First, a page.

The Mystery Bike

 

 

It was in a shoddy state. Unridden for a long time, I’d guess for more than twenty years. The tyres were flat, the rear derailleur was locked up with thick dirt; the chain was off; the Stronglight headset was rusty and so loose that the whole bike rattled; the handlebar tape was musty and dry like some ancient scroll; the brakes were seized and all the cables were twisted and brittle like some old wire fencing in a field; the crank was a muck fest and as for the pedals, well, let’s just say they were rust buckets. Similarly, the gold frame had tried to stave off the abuse of oxidation, but it had lost some paint in areas so the bare metal underneath was showing, and the forks had suffered acutely from the years of neglect. The picture above really doesn’t do justice to the damage that the years of rain and damp had done to this fine specimen of a bike.

 

 

 

rust on the components

Rust on the components

 

What Lies Beneath

 

 

I bought this bike from a grumpy old French lady in a village outside Lille. The bike was advertised as a “Belleri”, and this really caught my interest. I knew of Belleri’s good quality handlebars and stems, but a Belleri bike? That sounded interesting. However, I quickly realised, on seeing it dragged out of a barn, that it wasn’t a Belleri bike at all and the lady could provide no information besides the asking price. There were no decals on the bike, except for a headbadge reading “Bernard Kryzo Sport 2000”. But underneath all the dirt and grease, the weathering and layers of dust, lay a good quality bike: Simplex LJ / Super Competition derailleurs, Mavic Module rims laced to Maillard 700 Professional hubs, a Stronglight TS crankset, Lyotard 45CA pedals, Mafac brakes and a nice original leather saddle.

 

 

 

Rusty everywhere

Rusty everywhere

 

Restoring it

 

 

Some surface rust can be removed. Indeed, it’s surprising how much can be cleaned and brushed off with care. But then there is the black stuff that ruins chrome and the deadly, deep brown coloured rust that can only be removed by sandblasting. Unfortunately, quite a bit of the rust on this frame had now penetrated deeper into the tubes , and I could only clean and try and restore some shine to the gold paint with some wax polish. Nevertheless, it was a nice moment when uncovering the remnants of a decal which had been hidden under the pump clamp on the seat tube. As I cleaned away the dirt, a “Vitus 172” badge revealed itself to me. I felt like Howard Carter in his Egyptian tomb at that point, uncovering some ancient artefact under decades of dust. I could also see a tiny remnant of the same badge on the forks, revealing that the whole bike was made of high quality Vitus tubing.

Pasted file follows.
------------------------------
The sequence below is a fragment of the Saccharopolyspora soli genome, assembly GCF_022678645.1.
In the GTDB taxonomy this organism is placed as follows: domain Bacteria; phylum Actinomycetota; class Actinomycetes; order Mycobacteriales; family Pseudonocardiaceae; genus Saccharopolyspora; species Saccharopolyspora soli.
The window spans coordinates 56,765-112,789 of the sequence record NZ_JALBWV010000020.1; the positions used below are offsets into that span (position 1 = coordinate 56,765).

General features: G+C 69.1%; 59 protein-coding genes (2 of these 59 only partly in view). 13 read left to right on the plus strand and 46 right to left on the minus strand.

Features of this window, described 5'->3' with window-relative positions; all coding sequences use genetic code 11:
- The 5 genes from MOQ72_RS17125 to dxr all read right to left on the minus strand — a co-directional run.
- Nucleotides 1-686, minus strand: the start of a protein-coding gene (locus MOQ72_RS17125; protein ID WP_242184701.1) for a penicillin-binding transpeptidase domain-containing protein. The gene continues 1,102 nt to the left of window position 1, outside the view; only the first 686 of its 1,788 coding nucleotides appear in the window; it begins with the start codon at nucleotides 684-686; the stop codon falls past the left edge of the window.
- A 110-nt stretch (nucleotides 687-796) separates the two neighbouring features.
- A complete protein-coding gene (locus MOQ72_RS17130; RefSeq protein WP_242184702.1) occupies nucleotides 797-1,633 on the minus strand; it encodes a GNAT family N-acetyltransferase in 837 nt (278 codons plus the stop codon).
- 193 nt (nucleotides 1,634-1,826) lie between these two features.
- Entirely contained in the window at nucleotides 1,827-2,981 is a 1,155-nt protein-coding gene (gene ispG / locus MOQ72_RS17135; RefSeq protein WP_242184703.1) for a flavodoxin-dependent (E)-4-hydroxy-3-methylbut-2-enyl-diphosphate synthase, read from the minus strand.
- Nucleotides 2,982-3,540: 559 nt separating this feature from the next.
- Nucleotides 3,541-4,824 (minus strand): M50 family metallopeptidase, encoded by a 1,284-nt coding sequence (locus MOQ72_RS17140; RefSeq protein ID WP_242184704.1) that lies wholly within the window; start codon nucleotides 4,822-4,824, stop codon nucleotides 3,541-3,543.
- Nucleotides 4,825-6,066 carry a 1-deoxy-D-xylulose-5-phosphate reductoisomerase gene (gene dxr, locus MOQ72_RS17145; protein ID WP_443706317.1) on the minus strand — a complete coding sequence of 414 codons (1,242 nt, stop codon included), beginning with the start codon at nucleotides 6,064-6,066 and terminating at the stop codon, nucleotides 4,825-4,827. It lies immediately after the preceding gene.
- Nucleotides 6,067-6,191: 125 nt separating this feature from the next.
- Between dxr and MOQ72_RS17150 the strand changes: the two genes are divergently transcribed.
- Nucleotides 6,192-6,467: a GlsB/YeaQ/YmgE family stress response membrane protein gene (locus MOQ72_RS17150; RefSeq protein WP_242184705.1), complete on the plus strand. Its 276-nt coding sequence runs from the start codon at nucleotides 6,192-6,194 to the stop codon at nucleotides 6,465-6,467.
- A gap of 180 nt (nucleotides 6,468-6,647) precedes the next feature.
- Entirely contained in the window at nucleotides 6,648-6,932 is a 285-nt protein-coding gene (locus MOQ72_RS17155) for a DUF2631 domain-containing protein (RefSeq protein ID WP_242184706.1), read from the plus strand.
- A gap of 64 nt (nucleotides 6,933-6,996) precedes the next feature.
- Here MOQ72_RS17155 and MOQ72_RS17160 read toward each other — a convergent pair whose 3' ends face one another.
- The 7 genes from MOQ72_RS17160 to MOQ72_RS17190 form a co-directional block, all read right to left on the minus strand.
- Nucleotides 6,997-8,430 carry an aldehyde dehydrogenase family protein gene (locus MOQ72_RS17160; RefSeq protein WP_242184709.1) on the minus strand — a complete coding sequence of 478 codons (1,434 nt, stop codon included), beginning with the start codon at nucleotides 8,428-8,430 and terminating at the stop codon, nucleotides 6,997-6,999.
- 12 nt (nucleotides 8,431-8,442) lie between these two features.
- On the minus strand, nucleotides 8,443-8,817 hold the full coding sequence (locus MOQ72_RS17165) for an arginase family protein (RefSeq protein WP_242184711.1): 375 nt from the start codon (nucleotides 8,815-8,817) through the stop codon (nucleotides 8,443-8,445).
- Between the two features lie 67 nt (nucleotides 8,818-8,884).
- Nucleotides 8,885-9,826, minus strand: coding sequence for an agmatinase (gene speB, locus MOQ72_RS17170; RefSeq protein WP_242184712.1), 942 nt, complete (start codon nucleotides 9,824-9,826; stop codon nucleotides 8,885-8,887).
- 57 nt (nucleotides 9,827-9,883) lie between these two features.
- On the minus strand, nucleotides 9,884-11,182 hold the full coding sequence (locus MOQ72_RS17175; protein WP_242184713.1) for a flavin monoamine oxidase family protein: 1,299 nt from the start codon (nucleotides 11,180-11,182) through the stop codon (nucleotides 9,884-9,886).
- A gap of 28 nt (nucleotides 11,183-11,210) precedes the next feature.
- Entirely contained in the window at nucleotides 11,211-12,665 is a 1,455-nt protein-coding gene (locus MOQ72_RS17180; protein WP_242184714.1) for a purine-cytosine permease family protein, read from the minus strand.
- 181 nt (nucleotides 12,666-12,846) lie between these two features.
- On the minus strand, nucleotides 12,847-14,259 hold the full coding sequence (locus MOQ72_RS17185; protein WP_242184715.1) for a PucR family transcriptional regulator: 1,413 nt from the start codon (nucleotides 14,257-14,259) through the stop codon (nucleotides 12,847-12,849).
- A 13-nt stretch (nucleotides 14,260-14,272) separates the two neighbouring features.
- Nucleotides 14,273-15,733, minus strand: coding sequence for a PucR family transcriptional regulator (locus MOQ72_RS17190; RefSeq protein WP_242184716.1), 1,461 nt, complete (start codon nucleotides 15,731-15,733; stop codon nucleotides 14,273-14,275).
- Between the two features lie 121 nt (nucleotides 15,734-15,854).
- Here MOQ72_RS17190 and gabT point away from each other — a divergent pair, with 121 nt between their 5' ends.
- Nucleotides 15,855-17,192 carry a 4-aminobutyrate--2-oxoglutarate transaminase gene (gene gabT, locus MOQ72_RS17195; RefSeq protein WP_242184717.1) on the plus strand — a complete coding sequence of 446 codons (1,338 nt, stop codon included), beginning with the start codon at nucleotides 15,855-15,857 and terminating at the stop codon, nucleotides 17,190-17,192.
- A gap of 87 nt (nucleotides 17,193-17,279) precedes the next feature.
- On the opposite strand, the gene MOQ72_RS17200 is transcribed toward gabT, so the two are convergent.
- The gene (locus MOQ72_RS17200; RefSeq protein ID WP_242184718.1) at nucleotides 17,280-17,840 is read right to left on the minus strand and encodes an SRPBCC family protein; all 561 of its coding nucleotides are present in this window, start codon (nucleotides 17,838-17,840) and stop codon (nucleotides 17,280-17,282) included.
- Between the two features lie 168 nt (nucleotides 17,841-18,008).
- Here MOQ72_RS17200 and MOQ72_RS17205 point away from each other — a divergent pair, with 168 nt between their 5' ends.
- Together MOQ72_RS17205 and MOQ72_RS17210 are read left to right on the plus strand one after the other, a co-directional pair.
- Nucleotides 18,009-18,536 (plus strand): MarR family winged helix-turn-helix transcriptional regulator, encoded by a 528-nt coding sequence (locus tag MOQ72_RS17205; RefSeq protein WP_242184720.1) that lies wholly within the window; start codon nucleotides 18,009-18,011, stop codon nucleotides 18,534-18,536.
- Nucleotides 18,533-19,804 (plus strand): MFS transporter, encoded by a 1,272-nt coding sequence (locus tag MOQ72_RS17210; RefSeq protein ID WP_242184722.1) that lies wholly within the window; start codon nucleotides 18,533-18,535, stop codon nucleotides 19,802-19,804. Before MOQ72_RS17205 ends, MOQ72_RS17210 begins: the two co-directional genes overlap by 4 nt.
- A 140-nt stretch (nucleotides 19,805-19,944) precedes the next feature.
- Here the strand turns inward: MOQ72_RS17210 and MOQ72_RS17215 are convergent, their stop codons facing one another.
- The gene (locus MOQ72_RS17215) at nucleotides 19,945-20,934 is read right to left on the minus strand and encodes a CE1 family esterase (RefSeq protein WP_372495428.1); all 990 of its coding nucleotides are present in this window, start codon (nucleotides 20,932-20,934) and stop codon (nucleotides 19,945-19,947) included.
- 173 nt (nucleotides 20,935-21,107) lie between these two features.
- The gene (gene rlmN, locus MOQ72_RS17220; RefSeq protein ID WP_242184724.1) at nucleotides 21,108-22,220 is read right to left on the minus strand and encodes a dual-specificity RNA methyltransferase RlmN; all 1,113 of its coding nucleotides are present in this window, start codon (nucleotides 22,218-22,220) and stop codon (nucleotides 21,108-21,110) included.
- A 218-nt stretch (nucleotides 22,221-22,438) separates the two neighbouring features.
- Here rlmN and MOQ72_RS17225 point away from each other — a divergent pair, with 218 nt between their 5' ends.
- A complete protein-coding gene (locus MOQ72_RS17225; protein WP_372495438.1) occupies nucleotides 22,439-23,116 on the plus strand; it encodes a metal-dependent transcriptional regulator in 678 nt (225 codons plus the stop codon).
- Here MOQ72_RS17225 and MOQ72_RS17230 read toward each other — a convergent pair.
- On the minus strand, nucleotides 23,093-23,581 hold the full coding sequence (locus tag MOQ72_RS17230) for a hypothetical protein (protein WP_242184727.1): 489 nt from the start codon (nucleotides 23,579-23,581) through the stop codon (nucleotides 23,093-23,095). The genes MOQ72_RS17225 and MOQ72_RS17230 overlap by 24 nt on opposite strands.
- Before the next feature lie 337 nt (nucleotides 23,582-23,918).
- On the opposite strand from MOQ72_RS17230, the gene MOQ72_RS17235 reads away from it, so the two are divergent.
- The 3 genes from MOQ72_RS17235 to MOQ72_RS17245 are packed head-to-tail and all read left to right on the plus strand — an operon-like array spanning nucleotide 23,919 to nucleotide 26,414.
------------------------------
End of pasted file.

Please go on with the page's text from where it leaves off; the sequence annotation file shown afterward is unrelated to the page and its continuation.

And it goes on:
The crank- cleaned

The crank- cleaned

 

Still a Mystery, still a Beautiful Bike

 

 

The components cleaned up pretty well, though it took hours of work. Everything need a three stage clean; soaking, brushing and then polishing, but I realised the bike was really going to come back to life. I did replace a few parts, the Lyotard pedals were savaged by rust so I installed SIFEM ones of the same era. I also replaced the front and rear derailleur with a Simplex Competition and a Huret Eco respectively. After fitting new cables, handlebar tape, a newer chain and new housing, the whole bike looked reborn and really pretty. Amazingly, the original Wolber tyres and tubes held air and actually sprang to life, that was a big surprise! But sadly, the Mavic hubs never awoke from their dull grey slumber, they will never shine like they once did, but the Maillard hubs recovered quite well so the wheelset has some good life in it yet.

 

 

 

How it looked restored

How it looked restored

 

What is it?

 

It’s a beautiful bike, and I imagine when it was new it would have been a real head-turner. I get the impression it had white details, which would have been the colour of the handlebar tape, toe straps and cable housing. I was tempted to restore it to this colour combination, but I think for that to really work I would have had to replace the black saddle. As for its identity, I did some research and found that the head badge is really a sticker of the shop that originally sold the bike, not the bike’s maker. It is now a ski shop and no longer sells bikes. I sent them a picture of this bike and asked them for any thoughts, but they never responded. I believe it is either a Motobecane, a Peugeot, perhaps a Bertin, or even a Mercier. The Simplex derailleurs were date stamped “1978” so that solves its age. Whatever it is, it weighs only 21 lbs and rides beautifully, and best of all, it now looks fantastic.

 

 

Ready for the road

Ready for the road

 

Non-drive side

Non-drive side

 

 

 

 

 

 

 

 

 

 

 

 

 

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